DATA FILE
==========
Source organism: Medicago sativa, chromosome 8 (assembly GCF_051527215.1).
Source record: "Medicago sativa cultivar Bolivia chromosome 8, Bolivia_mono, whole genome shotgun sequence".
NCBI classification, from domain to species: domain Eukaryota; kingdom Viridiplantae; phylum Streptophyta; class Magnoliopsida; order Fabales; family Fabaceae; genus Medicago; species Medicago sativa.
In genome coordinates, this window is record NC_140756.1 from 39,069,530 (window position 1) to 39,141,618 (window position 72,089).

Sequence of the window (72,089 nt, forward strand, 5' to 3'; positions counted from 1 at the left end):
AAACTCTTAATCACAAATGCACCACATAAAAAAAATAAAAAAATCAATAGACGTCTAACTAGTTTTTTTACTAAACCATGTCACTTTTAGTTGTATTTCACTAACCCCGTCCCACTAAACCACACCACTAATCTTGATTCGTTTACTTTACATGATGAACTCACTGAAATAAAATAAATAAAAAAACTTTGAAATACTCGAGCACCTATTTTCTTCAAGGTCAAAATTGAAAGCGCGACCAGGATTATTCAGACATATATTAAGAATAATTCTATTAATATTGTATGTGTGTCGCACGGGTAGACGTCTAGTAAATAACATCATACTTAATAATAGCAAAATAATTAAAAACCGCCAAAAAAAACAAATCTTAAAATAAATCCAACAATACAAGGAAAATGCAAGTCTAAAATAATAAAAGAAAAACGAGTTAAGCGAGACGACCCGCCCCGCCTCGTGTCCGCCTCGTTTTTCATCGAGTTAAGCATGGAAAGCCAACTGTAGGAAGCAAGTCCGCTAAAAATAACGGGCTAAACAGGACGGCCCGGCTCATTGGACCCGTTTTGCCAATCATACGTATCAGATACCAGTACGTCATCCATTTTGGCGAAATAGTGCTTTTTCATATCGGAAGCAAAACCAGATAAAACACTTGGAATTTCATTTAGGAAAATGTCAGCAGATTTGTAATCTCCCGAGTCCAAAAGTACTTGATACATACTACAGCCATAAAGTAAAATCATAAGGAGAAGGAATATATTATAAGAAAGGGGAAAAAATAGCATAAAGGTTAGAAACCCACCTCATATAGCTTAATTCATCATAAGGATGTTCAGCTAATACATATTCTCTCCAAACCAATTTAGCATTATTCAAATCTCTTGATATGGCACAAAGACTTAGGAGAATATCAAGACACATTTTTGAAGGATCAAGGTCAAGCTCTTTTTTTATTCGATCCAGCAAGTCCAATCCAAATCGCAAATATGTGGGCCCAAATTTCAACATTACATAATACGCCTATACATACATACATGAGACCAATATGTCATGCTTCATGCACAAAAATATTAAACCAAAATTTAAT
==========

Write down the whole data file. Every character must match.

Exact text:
Source organism: Medicago sativa, chromosome 8 (assembly GCF_051527215.1).
Source record: "Medicago sativa cultivar Bolivia chromosome 8, Bolivia_mono, whole genome shotgun sequence".
NCBI classification, from domain to species: domain Eukaryota; kingdom Viridiplantae; phylum Streptophyta; class Magnoliopsida; order Fabales; family Fabaceae; genus Medicago; species Medicago sativa.
In genome coordinates, this window is record NC_140756.1 from 39,069,530 (window position 1) to 39,141,618 (window position 72,089).

Sequence of the window (72,089 nt, forward strand, 5' to 3'; positions counted from 1 at the left end):
AAACTCTTAATCACAAATGCACCACATAAAAAAAATAAAAAAATCAATAGACGTCTAACTAGTTTTTTTACTAAACCATGTCACTTTTAGTTGTATTTCACTAACCCCGTCCCACTAAACCACACCACTAATCTTGATTCGTTTACTTTACATGATGAACTCACTGAAATAAAATAAATAAAAAAACTTTGAAATACTCGAGCACCTATTTTCTTCAAGGTCAAAATTGAAAGCGCGACCAGGATTATTCAGACATATATTAAGAATAATTCTATTAATATTGTATGTGTGTCGCACGGGTAGACGTCTAGTAAATAACATCATACTTAATAATAGCAAAATAATTAAAAACCGCCAAAAAAAACAAATCTTAAAATAAATCCAACAATACAAGGAAAATGCAAGTCTAAAATAATAAAAGAAAAACGAGTTAAGCGAGACGACCCGCCCCGCCTCGTGTCCGCCTCGTTTTTCATCGAGTTAAGCATGGAAAGCCAACTGTAGGAAGCAAGTCCGCTAAAAATAACGGGCTAAACAGGACGGCCCGGCTCATTGGACCCGTTTTGCCAATCATACGTATCAGATACCAGTACGTCATCCATTTTGGCGAAATAGTGCTTTTTCATATCGGAAGCAAAACCAGATAAAACACTTGGAATTTCATTTAGGAAAATGTCAGCAGATTTGTAATCTCCCGAGTCCAAAAGTACTTGATACATACTACAGCCATAAAGTAAAATCATAAGGAGAAGGAATATATTATAAGAAAGGGGAAAAAATAGCATAAAGGTTAGAAACCCACCTCATATAGCTTAATTCATCATAAGGATGTTCAGCTAATACATATTCTCTCCAAACCAATTTAGCATTATTCAAATCTCTTGATATGGCACAAAGACTTAGGAGAATATCAAGACACATTTTTGAAGGATCAAGGTCAAGCTCTTTTTTTATTCGATCCAGCAAGTCCAATCCAAATCGCAAATATGTGGGCCCAAATTTCAACATTACATAATACGCCTATACATACATACATGAGACCAATATGTCATGCTTCATGCACAAAAATATTAAACCAAAATTTAAT